|Photo by Lucinda Higley Photography|
I was holding our sleeping baby, Aspen, and thinking about work. Things had been stressful there recently. My boss quit, suddenly, and within a few days my job had gone from something that was secure, and I enjoyed doing, to something very stressful and exhausting that may or may not be around in the following year.
Looking at my kids and thinking about my job is not unusual. I do it a lot, particularly in times like this.
I have to assume a lot of fathers do it.
It was late afternoon, and as I held Aspen, I looked at my son, Tristan, riding his bike in the yard. He’s seven, and growing fast, and I worried that once he grew out of that bike, that I might not be afford him another. I looked at Norah, age four, and wondered if I’d be able to buy her a dress as nice as the one she was wearing. I looked at my house, and wondered if I’d be able to continue to pay the mortgage.
With each child I feel more satisfied as a father. I feel more love for my children. My family feels more complete. But at the same time, I also feel more pressure to be a provider. Right now my wife is a stay-at-home mom. This is something that she’d always wanted, and I love the fact that we’ve been able to make it happen. I know that she is capable of working, but she want’s to be a mom, and I respect that and I want to give it to her.
But it’s a double-edged sword.
What if things don’t work out?
What if I loose my job and she has to go back to work?
What does that say about me, as a father and provider?
Does that make me a failure?
I don’t think Mel would leave me. I don’t even think she would see me as less of a husband if I lost my job.
But I would think less of myself.
We’ve placed ourselves in these parental roles, and they are working well. But I often wonder for how long. At what point will things change for the worse? When will the Lord try us by taking away what we have, and expecting us to start from scratch?
We bought our first home last November, a modest 1,000 square foott, three bedrooms, slice of paradise in Small Town Oregon. The mortgage is affordable, the neighbors are pleasant, and the commute is tolerable. It fits within our budget, and yet, I sometimes stay up at night, looking at the ceiling, and wondering when I will lose it. When the bank will knock at the door and issue forcloser paperwork.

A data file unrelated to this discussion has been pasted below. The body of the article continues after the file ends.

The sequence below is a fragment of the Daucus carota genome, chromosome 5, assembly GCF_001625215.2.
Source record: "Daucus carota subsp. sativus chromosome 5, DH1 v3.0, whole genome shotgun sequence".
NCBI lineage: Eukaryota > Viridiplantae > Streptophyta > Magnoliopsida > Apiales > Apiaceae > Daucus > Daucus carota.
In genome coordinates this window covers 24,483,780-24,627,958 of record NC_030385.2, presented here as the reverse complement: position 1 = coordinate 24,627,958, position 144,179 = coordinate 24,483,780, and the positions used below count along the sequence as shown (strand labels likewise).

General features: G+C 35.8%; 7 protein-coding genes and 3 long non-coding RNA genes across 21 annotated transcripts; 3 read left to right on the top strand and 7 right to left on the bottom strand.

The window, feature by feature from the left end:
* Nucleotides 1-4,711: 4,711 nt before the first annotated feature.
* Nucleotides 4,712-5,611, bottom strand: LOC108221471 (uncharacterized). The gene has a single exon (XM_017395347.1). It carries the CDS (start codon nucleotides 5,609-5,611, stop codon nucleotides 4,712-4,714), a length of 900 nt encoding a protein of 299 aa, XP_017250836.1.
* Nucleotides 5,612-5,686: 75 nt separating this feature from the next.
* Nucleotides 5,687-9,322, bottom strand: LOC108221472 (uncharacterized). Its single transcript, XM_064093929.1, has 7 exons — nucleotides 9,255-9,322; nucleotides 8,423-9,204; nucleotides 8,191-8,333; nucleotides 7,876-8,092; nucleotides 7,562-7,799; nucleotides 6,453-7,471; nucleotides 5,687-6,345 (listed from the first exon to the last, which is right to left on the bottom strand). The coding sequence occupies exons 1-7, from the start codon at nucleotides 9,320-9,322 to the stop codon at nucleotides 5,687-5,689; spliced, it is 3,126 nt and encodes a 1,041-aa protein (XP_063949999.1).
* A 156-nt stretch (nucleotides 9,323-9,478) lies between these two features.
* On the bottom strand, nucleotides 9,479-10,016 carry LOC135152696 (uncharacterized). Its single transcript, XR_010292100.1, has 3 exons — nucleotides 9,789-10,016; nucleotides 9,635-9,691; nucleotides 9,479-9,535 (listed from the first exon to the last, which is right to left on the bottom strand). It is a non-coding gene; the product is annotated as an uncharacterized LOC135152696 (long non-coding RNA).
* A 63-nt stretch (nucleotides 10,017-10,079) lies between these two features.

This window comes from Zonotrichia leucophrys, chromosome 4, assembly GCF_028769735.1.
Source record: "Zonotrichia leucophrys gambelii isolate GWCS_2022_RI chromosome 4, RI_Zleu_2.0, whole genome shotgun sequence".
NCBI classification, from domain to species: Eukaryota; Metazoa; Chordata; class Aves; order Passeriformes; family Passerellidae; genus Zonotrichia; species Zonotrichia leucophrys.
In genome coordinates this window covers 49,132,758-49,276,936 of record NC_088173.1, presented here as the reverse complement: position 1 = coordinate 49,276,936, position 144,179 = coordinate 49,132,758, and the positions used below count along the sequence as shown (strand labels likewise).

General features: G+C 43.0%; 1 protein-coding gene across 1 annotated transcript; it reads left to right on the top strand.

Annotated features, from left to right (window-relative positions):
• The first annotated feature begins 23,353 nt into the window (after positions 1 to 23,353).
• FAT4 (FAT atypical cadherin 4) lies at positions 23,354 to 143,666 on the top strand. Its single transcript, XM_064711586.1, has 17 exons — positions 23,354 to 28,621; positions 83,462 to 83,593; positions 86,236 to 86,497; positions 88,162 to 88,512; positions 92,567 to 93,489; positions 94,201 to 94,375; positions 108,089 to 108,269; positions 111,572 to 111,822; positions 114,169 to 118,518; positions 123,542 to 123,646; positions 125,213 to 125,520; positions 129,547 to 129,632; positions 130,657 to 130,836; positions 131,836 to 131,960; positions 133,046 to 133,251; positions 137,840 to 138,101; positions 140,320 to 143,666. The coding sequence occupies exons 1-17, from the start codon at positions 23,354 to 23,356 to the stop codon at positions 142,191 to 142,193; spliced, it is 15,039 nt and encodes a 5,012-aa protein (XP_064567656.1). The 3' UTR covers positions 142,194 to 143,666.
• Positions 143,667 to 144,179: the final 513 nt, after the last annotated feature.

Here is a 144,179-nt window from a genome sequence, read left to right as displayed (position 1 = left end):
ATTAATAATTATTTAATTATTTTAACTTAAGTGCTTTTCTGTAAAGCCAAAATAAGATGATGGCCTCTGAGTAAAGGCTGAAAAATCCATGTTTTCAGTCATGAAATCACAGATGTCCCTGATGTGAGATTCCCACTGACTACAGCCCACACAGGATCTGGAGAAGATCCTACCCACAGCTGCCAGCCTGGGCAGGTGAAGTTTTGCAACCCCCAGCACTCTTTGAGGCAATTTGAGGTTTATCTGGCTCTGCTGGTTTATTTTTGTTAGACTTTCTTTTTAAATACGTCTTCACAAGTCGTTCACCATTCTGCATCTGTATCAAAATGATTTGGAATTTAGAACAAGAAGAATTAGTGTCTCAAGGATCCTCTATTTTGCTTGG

Like most things, I think my fears revolve around my father. I’m not sure how many times he took out bankruptcy, but I know it was more than once. He bought homes, and lost homes. He lost cars and wives along the way, too.
I suppose what he has shown me is that failure is possible. And subconsciously, I sometimes wonder if it is unavoidable.
I see it around every corner. And with each child, with each major step into adulthood, I see it all crashing down, and suddenly I’m single, unemployed, and drunk in a one-bedroom apartment in central Utah, just like my father was the weeks before his untimely death at age 49.
I can’t be alone in all this. I can’t be the only father who looks at their children and asks: do I have the right stuff?
Do I have what is needed to care for you?
What happens if I don’t?
In a lot of ways, I think this fear is good. It helps me to look at our budget a little closer. To think a little harder about my job, my actions, and wonder what steps I will need to take to be able to make ends meet tomorrow, next month, next year…
I looked down at Aspen, still in my arms, swaddled in a blanket and sleeping, and said, “I’m trying, kid. Don’t give up on me, and I won’t give up on you.”
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Clint Edwards was blessed with a charming and spitfire wife, a video game obsessed little boy, and a snarky little girl in a Cinderella play dress. When Clint was 9-years-old his father left. With no example of fatherhood, he had to learn how to be a father and husband through trial and error. His essays on parenting and marriage have been featured in New York Times, The Washington Post, The Huffington Post, Scary Mommy, The Good Men Project, and elsewhere. He lives in Oregon. Follow him on Facebook and Twitter.
Photo by Lucinda Higley